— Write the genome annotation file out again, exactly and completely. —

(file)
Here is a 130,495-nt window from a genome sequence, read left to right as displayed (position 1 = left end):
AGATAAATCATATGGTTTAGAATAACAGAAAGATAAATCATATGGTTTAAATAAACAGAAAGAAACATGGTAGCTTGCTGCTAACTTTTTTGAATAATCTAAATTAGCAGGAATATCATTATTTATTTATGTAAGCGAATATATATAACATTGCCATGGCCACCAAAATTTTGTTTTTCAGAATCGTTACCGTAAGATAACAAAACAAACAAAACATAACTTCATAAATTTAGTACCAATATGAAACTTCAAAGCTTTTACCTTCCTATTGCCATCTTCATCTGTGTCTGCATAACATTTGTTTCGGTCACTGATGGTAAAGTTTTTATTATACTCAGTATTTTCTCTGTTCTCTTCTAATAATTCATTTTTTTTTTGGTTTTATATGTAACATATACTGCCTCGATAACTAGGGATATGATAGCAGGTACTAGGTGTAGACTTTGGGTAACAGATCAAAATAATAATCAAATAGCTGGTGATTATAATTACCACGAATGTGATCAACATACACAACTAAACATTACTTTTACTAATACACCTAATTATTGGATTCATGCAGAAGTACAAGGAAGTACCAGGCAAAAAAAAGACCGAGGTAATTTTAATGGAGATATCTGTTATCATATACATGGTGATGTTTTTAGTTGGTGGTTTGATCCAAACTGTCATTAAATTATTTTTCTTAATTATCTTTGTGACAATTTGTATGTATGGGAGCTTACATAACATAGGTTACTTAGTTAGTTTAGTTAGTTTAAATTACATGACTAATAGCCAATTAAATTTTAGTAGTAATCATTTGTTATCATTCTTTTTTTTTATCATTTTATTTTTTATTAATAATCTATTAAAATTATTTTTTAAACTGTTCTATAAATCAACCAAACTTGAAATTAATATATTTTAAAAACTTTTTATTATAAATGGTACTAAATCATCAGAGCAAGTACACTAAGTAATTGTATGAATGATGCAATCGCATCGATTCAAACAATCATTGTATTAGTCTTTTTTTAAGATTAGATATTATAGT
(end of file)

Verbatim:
Here is a 130,495-nt window from a genome sequence, read left to right as displayed (position 1 = left end):
AGATAAATCATATGGTTTAGAATAACAGAAAGATAAATCATATGGTTTAAATAAACAGAAAGAAACATGGTAGCTTGCTGCTAACTTTTTTGAATAATCTAAATTAGCAGGAATATCATTATTTATTTATGTAAGCGAATATATATAACATTGCCATGGCCACCAAAATTTTGTTTTTCAGAATCGTTACCGTAAGATAACAAAACAAACAAAACATAACTTCATAAATTTAGTACCAATATGAAACTTCAAAGCTTTTACCTTCCTATTGCCATCTTCATCTGTGTCTGCATAACATTTGTTTCGGTCACTGATGGTAAAGTTTTTATTATACTCAGTATTTTCTCTGTTCTCTTCTAATAATTCATTTTTTTTTTGGTTTTATATGTAACATATACTGCCTCGATAACTAGGGATATGATAGCAGGTACTAGGTGTAGACTTTGGGTAACAGATCAAAATAATAATCAAATAGCTGGTGATTATAATTACCACGAATGTGATCAACATACACAACTAAACATTACTTTTACTAATACACCTAATTATTGGATTCATGCAGAAGTACAAGGAAGTACCAGGCAAAAAAAAGACCGAGGTAATTTTAATGGAGATATCTGTTATCATATACATGGTGATGTTTTTAGTTGGTGGTTTGATCCAAACTGTCATTAAATTATTTTTCTTAATTATCTTTGTGACAATTTGTATGTATGGGAGCTTACATAACATAGGTTACTTAGTTAGTTTAGTTAGTTTAAATTACATGACTAATAGCCAATTAAATTTTAGTAGTAATCATTTGTTATCATTCTTTTTTTTTATCATTTTATTTTTTATTAATAATCTATTAAAATTATTTTTTAAACTGTTCTATAAATCAACCAAACTTGAAATTAATATATTTTAAAAACTTTTTATTATAAATGGTACTAAATCATCAGAGCAAGTACACTAAGTAATTGTATGAATGATGCAATCGCATCGATTCAAACAATCATTGTATTAGTCTTTTTTTAAGATTAGATATTATAGT